British Columbia

Here's what activities might be coming back to B.C. soon (and which ones won't)

"We have to find that balance," said chief health officer Bonnie Henry, describing how the province was starting to look at which restrictions can be loosened while still containing the virus absent a vaccine or herd immunity.

Health and education are priorities — but so are safely restoring social bonds

Elective surgeries that have been postponed during the COVID-19 outbreak are likely the first thing to resume in May if current hospitalization numbers in B.C. stay steady. (Radio-Canada)

The B.C. government believes that if the number of people with COVID-19 continues to decrease, some restricted activities could be allowed as early as a month from now.

But that doesn't mean things will return to "normal."

"We have to find that balance," said chief health officer Bonnie Henry, describing how the province is examining which restrictions can be loosened while still containing the virus absent a vaccine or herd immunity.

"I can't tell you exactly what it looks like, but we're looking at every specific part of society," she said.

On Friday, officials released a model of how they project the fight against the virus could go, showing contacts between people in B.C. are currently about 30 per cent of regular levels.

It showed that an increase to around 60 per cent could be done without a major resurgence of COVID-19 in the province, but any more than that could be damaging.

Here are the early hints by Henry and Health Minister Dix about what that 30 to 60 per cent zone could look like.

A model released by the B.C. government of how critical care cases for COVID-19 could develop over the coming months based on the level of restrictions in place. (BC Centre for Disease Control)

Health and education

The two sectors of life the province brings up most often when discussing the loosening of restrictions — health and education —  are also the two biggest sectors of government.

All non-urgent elective surgeries in the province have been postponed for over a month, and Dix said he's looking at how they can be resumed while keeping people safe and ensuring B.C.'s acute care bed and ventilator capacity remain strong in case of a sudden surge in cases.

"It'll be a very challenging plan, one that will require working with surgeons and many others in the system," said Dix.  

Partially opening up classrooms is also being looked at, in part because it will allow more health care and other essential workers to return to their jobs.

"It may mean smaller classes only, some children going to schools at certain times, none of the mingling," said Henry. "Some hybrid, perhaps, of some children doing remote learning while others are in a classroom situation."

And they're particularly focused on teenagers who hope to graduate this June.

"This is an important transition year. We are going to make sure they can make that transition out of high school, and will be done in a way that's different," said Henry.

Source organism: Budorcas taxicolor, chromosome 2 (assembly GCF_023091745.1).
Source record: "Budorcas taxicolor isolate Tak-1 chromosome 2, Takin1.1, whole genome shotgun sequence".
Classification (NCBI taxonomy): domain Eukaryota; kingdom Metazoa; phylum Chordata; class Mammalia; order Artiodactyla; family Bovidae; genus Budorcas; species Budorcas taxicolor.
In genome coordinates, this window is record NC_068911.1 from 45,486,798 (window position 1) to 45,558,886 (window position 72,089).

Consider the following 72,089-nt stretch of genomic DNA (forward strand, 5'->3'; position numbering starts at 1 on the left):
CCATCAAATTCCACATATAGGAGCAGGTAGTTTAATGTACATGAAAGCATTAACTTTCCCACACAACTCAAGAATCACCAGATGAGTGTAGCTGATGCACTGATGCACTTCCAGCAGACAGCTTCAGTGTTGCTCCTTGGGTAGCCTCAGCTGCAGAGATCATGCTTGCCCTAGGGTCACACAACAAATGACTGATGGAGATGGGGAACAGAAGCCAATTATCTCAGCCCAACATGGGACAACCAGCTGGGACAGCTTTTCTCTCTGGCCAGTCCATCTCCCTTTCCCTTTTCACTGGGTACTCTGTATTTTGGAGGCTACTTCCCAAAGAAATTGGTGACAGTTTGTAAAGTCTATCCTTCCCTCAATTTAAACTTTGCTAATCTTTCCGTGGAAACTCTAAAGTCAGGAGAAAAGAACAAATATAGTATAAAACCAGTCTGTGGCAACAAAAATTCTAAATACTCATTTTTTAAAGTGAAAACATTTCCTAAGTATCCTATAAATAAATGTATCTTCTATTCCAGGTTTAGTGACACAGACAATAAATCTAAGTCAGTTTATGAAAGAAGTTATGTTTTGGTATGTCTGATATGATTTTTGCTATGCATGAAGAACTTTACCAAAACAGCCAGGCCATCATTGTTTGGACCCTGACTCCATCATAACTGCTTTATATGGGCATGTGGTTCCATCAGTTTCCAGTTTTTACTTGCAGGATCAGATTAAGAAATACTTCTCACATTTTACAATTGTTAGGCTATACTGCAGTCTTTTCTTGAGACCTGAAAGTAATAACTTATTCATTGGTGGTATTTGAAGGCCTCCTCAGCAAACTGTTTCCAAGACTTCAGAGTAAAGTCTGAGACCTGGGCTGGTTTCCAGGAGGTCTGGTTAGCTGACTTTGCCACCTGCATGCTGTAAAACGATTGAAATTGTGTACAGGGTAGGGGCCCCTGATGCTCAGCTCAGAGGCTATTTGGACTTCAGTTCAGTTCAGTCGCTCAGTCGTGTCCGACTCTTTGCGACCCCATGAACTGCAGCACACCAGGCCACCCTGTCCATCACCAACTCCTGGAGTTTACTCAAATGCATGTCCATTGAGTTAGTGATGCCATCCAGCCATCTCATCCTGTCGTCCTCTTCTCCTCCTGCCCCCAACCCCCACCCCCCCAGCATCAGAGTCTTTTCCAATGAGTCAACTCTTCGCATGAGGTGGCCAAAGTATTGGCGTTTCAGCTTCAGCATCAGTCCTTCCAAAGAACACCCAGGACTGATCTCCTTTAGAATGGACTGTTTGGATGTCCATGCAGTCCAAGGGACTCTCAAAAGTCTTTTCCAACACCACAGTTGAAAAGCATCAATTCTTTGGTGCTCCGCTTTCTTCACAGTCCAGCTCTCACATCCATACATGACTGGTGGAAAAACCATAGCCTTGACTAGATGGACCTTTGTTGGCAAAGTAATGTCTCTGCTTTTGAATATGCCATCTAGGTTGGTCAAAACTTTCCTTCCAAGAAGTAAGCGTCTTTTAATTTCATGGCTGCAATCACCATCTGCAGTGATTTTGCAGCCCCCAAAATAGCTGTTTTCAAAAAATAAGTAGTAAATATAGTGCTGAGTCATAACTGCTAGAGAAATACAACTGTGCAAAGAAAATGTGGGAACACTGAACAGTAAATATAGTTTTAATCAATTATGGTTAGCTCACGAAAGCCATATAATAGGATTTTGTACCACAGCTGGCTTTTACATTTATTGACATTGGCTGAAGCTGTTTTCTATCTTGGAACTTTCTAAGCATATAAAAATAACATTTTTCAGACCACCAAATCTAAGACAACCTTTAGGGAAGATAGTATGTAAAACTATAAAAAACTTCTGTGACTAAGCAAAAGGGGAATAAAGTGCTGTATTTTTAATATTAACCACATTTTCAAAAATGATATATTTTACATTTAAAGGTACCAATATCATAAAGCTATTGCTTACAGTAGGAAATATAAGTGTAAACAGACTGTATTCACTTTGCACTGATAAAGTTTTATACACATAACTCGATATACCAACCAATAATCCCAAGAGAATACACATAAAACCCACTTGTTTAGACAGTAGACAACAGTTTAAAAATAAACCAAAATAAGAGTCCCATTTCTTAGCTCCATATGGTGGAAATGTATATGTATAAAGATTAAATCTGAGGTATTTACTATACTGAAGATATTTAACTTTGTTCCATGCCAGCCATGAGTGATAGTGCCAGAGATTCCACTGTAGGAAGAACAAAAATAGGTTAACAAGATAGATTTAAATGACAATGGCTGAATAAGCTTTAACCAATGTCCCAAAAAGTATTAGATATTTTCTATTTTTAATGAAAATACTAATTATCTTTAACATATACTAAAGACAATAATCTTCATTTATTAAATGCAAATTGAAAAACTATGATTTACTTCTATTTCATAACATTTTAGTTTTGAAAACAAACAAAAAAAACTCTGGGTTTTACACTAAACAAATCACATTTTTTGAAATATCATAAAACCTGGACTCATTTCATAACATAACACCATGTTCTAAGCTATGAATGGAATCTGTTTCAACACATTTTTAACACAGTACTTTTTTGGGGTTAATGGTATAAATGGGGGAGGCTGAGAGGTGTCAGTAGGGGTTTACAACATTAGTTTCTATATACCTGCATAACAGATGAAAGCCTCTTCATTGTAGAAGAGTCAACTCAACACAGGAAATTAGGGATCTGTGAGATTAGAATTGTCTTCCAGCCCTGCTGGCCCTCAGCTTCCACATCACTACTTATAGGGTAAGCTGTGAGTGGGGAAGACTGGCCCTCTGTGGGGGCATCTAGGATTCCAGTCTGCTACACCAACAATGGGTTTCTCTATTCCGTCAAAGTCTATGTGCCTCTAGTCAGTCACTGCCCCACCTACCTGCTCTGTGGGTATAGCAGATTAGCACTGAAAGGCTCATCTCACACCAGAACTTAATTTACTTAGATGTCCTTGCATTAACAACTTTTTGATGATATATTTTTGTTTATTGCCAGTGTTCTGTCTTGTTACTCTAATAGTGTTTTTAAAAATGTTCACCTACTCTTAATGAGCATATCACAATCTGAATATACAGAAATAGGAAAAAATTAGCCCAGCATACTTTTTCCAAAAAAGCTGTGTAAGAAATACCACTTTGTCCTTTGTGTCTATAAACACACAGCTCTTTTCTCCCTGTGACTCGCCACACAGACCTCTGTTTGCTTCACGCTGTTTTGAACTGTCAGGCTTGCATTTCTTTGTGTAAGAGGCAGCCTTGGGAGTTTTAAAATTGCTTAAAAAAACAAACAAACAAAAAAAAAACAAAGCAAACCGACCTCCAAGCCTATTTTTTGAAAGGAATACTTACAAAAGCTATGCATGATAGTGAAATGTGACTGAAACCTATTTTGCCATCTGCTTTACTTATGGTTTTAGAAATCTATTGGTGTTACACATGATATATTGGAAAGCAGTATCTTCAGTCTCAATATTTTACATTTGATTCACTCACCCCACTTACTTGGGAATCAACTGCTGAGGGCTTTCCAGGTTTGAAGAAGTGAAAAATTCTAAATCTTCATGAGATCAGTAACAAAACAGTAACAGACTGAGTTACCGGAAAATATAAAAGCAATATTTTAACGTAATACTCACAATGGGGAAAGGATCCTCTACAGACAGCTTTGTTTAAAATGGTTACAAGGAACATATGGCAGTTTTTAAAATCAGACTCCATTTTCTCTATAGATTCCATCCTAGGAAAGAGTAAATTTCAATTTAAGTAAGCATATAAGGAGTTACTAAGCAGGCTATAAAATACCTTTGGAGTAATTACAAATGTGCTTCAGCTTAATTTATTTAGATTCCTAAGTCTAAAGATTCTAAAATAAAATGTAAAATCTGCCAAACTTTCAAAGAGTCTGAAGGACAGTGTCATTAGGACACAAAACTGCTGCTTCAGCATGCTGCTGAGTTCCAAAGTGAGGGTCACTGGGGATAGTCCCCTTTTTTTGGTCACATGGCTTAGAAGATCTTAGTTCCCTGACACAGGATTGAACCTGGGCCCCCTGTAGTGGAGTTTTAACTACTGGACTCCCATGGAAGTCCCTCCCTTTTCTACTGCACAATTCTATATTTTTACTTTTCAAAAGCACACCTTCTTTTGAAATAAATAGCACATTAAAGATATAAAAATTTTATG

The province has said resuming some school activities would be likely, but what that will mean for traditional graduation ceremonies is unknown. (Darrin Phegley/The Gleaner/The Associated Press)

Other businesses?

The government hasn't hinted that its ban on gatherings larger than 50 people is easing anytime soon, which means some businesses will have to remain closed — and others will continue to live with certain restrictions.

"I don't think we're going to be getting away from smaller numbers in our groceries and lining up and having the patience to do that in the coming months," said Henry.

However, it could mean many other businesses could restart this spring and summer, albeit with a larger virtual element.

And work requirements that involve international travel are perhaps the last thing governments will allow.

"Meetings where we used to come together, conferences, those are not going to happen this year. Those are not going to happen anywhere in the world," said Henry.

Being social

However, Dix and Henry made clear on Friday that they're just as concerned about safely restoring social connections as they are economic ones.

"We need to find a way forward that allows us to socialize, and to be what we are as human beings," said Dix, while Henry emphasized that allowing increased contact with people dear to one another was a question of mental health as well.

It means the province's warnings about hanging out with anyone outside your immediate family could be relaxed in the coming weeks. So could the current bans on certain outdoor activities, and even some forms of travel.

"We will be increasing our connection with our family, close connections in B.C and across Canada. We'll have to do that in a measured way."

Henry warned repeatedly that would only come with increased serology testing, with people "staying away from others if [they're] the least bit ill," and with the knowledge that restrictions may need to increase again if there's another outbreak.

But with hospitalizations continuing to decline, the province feels confident saying that the most restrictive measures to fight the virus may soon no longer be needed.

"I believe this summer, we will have the opportunity to have way more social opportunities … but we're not quite there yet," said Henry.

"So I'm asking for patience."


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